[FOM] Mathematics ***is*** formalising of our thought and intuition
Vladimir Sazonov
vladimir.sazonov at yahoo.com
Fri May 28 18:20:58 EDT 2010
----- Original Message ----
> > From: Robert Lindauer <rlindauer at gmail.com>
> > To: Foundations of Mathematics <fom at cs.nyu.edu>
> > Cc: vladimir.sazonov at yahoo.com
> > Sent: Fri, May 28, 2010 7:48:53 PM
> > Subject: Re: [FOM] Mathematics ***is*** formalising of our thought and intuition
> >
> > Consider: "Political science is the art and practice of devising and
> using
> > conceptual spaces where long sequences of reasoning steps can be
> carried out
> > without error"
>
> The problem is that your definition
Please note that you are reformulating a definition of hendrik at topoi.pooq.com.
I only confirmed that it is good enough version of my version which
is briefly stated in the Subject of this posting. Although it is not my
formulation (which is more preferable to me), I would try to defend both
(with more stress on my definition). Of course, I cannot be absolutely
sure that my opinion coincides with that of Hendrik.
would make mathematics
> -the only-
> science, and that's not reasonable.
Mathematics is indeed ***the only*** science (or a kind of engineering
creating formal tools for making our thought and intuition powerful;
see also a comment on Computer Science below) as I wrote in a recent
posting where, also as Hendrik suggests, "long sequences of reasoning
steps can be carried out without error" with a guarantee. In all other
science, even in Physics (and least of all in Political Sciences and
Philosophy), long (and even not so long) sequences or reasoning steps
are much less reliable. In mathematics these steps are formal (with
"formal" understood either as "semi-formal" or as "absolutely formal"
like in computers; see also my other recent postings). Correctness
in mathematics is determined exclusively by the form of reasoning
rather by its content. This does not hold even in Physics which
stresses on the truth in the real world but not on the (mathematical)
rigour.
Surely mathematics
> is foundational in that every science must make some use of
> mathematical concepts and procedures, however, it does not follow that the
> whole content of those other sciences (e.g. chemistry) is
> mathematical!
Here I completely agree. No other science creates formal tools
for thought. Other sciences study some kind of reality.
Only Computer Science (Programming, Software Engineering and AI)
is like mathematics in this respect (creating also formal tools for
thought), but it deals with the ***routine*** part of human thought,
unlike mathematics.
>
> Hegel's definition is classic and correct:
>
> "One could still, however, conceive the thought of a philosophical
> mathematics, namely, as a science which would recognise those concepts
> which constitute what the conventional mathematical science of the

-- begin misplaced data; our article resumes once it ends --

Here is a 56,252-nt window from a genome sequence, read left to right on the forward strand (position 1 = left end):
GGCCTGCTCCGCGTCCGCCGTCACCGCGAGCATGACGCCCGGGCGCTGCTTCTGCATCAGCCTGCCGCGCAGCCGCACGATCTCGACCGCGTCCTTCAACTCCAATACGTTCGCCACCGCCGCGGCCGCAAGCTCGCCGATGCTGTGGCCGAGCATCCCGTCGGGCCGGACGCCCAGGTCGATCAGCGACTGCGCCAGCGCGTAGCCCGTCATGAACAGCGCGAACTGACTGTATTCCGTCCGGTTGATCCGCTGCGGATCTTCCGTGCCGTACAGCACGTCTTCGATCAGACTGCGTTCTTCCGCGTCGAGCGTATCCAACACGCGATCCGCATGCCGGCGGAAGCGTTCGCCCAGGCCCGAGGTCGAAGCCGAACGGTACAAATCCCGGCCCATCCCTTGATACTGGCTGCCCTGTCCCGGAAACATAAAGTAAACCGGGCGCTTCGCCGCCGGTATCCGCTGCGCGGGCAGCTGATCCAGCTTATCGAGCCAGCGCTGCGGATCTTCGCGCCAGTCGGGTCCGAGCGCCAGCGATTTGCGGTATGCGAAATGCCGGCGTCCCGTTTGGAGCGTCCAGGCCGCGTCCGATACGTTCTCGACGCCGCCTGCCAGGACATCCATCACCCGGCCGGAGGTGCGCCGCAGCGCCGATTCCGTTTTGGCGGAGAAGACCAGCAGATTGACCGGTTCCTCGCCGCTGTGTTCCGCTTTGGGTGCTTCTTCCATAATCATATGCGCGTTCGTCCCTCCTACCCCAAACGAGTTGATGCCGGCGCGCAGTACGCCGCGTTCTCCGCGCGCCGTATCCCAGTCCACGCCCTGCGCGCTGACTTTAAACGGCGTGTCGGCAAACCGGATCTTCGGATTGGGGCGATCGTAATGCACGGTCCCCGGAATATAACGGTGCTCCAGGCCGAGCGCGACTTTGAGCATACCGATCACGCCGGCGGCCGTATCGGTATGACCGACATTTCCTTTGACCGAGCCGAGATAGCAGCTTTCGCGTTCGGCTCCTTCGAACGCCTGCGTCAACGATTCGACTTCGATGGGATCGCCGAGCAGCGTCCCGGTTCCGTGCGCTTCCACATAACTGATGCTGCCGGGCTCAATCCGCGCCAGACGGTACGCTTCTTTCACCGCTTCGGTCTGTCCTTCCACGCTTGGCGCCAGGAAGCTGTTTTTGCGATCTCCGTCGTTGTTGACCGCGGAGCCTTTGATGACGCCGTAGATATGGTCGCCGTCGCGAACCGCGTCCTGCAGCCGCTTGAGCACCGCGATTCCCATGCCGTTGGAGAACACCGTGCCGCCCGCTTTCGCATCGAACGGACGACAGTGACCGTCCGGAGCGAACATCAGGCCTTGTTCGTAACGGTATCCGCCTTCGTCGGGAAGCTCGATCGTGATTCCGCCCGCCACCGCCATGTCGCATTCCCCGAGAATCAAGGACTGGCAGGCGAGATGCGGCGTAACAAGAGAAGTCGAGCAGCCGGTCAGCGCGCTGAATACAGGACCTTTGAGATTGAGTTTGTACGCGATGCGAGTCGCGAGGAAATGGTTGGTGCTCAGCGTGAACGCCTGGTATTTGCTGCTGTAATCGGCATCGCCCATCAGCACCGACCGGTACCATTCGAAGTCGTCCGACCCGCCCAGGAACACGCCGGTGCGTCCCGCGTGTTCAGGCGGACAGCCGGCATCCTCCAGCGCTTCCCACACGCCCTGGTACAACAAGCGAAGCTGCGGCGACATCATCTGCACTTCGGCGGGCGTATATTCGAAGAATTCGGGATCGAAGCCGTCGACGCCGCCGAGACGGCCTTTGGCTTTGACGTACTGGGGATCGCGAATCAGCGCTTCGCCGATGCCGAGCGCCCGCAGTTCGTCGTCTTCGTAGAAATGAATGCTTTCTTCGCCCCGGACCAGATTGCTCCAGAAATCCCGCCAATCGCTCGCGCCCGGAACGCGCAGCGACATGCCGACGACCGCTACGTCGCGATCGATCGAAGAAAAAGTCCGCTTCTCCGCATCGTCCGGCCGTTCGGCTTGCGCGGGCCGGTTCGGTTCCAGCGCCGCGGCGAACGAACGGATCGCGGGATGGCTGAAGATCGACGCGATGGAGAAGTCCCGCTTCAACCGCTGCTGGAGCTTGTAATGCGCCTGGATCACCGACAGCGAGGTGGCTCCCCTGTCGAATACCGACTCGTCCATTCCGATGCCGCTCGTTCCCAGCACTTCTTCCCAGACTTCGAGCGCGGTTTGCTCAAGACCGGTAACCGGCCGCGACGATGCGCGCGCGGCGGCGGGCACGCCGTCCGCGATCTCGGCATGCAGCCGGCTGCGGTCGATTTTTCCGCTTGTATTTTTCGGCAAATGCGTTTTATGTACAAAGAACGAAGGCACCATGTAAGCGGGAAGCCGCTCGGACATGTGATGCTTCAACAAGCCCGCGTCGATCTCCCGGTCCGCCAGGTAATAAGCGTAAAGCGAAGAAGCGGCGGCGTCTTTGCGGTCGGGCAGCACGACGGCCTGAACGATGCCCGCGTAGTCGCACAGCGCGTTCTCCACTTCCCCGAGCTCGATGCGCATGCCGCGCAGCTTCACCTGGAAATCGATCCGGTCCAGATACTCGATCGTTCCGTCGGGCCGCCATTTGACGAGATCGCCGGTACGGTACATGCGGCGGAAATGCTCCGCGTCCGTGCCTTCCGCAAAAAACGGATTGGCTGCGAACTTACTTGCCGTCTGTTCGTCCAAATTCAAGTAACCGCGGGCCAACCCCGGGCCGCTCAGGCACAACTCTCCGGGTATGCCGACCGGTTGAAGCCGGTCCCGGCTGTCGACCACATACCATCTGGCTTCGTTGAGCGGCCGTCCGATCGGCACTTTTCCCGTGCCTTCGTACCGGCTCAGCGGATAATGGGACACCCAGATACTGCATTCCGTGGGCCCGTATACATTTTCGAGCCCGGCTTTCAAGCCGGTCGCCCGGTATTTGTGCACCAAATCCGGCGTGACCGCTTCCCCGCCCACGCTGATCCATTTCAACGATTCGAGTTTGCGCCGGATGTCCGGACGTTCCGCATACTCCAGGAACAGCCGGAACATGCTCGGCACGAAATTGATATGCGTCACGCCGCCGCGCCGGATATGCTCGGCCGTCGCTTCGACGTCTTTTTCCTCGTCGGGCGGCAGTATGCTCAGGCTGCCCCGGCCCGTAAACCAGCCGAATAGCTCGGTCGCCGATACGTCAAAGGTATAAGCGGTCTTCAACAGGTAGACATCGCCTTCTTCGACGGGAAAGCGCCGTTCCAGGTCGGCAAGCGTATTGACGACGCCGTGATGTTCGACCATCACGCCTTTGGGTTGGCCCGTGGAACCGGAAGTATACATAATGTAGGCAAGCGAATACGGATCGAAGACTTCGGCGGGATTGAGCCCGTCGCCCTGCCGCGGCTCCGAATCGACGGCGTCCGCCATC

> understanding derives from its presupposed determinations, and
> according to the method of the understanding, without concepts. "
I could guess that (1) "derives", (2) "according to the method of the
understanding" and (3) "without concepts" above could mean (1) derivations
(2) based on the form of reasoning (3) without taking into account
the content.
Your reformulation below seems somewhat similar, but I believe
that my (based on the explicit opposition of the form of the reasoning
vs its content) is more clear and relates more directly to the contemporary
mathematical formalisms. Hegel refers to "method" which I explicate
as "form of reasoning". You seemingly omit this at all:
>
> Or, think more plainly, pure mathematics is the systematic
> consideration of proto-mathematical concepts (space/time, infinite,
> finitude, recursion, grouping, shape, etc.) without regard to the
> conceptual content (that is, without regard to the concrete concept
> itself or the things to which they are to be applied).
You write "without regard to the concrete concept itself or the things
to which they are to be applied". I think this should be explained
in the way as I do --- in terms of "formal" (in a general philosophic
sense of this word or in the limit, contemporary sense of "absolutely formal".
I also explain in my postings why "formal" is so important in itself
(as providing a mechanisation and automation tool of thought).
"Without regard to the concrete concept itself or the things
to which they are to be applied" means a kind of universality
--- applicability potentially anywhere. But how this is achieved?
If we abstract from the content of our reasoning, then only the
form of the reasoning remains, and the form could be filled in
by various content, so it implies universal applicability.
Thus, "formal" seems to me explaining better the nature and
the power of mathematics.
Best wishes,
Vladimir
>
> Best,
>
> Robbie Lindauer
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